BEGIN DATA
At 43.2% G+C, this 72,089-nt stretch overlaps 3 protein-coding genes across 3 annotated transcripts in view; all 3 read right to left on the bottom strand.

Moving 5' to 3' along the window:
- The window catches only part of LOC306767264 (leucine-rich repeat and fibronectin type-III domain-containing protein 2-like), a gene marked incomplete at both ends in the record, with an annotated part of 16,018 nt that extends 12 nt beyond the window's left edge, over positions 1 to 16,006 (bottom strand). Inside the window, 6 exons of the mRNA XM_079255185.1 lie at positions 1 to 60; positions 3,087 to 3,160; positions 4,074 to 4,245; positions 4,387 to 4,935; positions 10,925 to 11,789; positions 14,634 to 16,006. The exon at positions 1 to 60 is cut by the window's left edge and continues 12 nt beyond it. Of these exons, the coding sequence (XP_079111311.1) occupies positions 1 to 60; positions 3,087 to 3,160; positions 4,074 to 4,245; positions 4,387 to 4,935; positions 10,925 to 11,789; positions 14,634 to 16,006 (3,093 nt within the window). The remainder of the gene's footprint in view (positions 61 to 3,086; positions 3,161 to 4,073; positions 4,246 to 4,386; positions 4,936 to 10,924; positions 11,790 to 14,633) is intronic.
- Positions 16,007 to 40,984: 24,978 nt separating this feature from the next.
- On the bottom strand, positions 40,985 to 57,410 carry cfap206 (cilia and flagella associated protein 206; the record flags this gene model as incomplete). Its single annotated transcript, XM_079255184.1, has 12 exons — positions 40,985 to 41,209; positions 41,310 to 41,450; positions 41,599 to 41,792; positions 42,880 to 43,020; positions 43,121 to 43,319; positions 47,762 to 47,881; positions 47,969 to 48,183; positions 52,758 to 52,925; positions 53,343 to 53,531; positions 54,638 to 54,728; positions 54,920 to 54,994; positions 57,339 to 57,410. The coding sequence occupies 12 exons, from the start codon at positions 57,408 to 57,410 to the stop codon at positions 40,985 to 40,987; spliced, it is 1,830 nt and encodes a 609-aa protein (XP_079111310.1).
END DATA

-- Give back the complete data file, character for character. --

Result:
At 43.2% G+C, this 72,089-nt stretch overlaps 3 protein-coding genes across 3 annotated transcripts in view; all 3 read right to left on the bottom strand.

Moving 5' to 3' along the window:
- The window catches only part of LOC306767264 (leucine-rich repeat and fibronectin type-III domain-containing protein 2-like), a gene marked incomplete at both ends in the record, with an annotated part of 16,018 nt that extends 12 nt beyond the window's left edge, over positions 1 to 16,006 (bottom strand). Inside the window, 6 exons of the mRNA XM_079255185.1 lie at positions 1 to 60; positions 3,087 to 3,160; positions 4,074 to 4,245; positions 4,387 to 4,935; positions 10,925 to 11,789; positions 14,634 to 16,006. The exon at positions 1 to 60 is cut by the window's left edge and continues 12 nt beyond it. Of these exons, the coding sequence (XP_079111311.1) occupies positions 1 to 60; positions 3,087 to 3,160; positions 4,074 to 4,245; positions 4,387 to 4,935; positions 10,925 to 11,789; positions 14,634 to 16,006 (3,093 nt within the window). The remainder of the gene's footprint in view (positions 61 to 3,086; positions 3,161 to 4,073; positions 4,246 to 4,386; positions 4,936 to 10,924; positions 11,790 to 14,633) is intronic.
- Positions 16,007 to 40,984: 24,978 nt separating this feature from the next.
- On the bottom strand, positions 40,985 to 57,410 carry cfap206 (cilia and flagella associated protein 206; the record flags this gene model as incomplete). Its single annotated transcript, XM_079255184.1, has 12 exons — positions 40,985 to 41,209; positions 41,310 to 41,450; positions 41,599 to 41,792; positions 42,880 to 43,020; positions 43,121 to 43,319; positions 47,762 to 47,881; positions 47,969 to 48,183; positions 52,758 to 52,925; positions 53,343 to 53,531; positions 54,638 to 54,728; positions 54,920 to 54,994; positions 57,339 to 57,410. The coding sequence occupies 12 exons, from the start codon at positions 57,408 to 57,410 to the stop codon at positions 40,985 to 40,987; spliced, it is 1,830 nt and encodes a 609-aa protein (XP_079111310.1).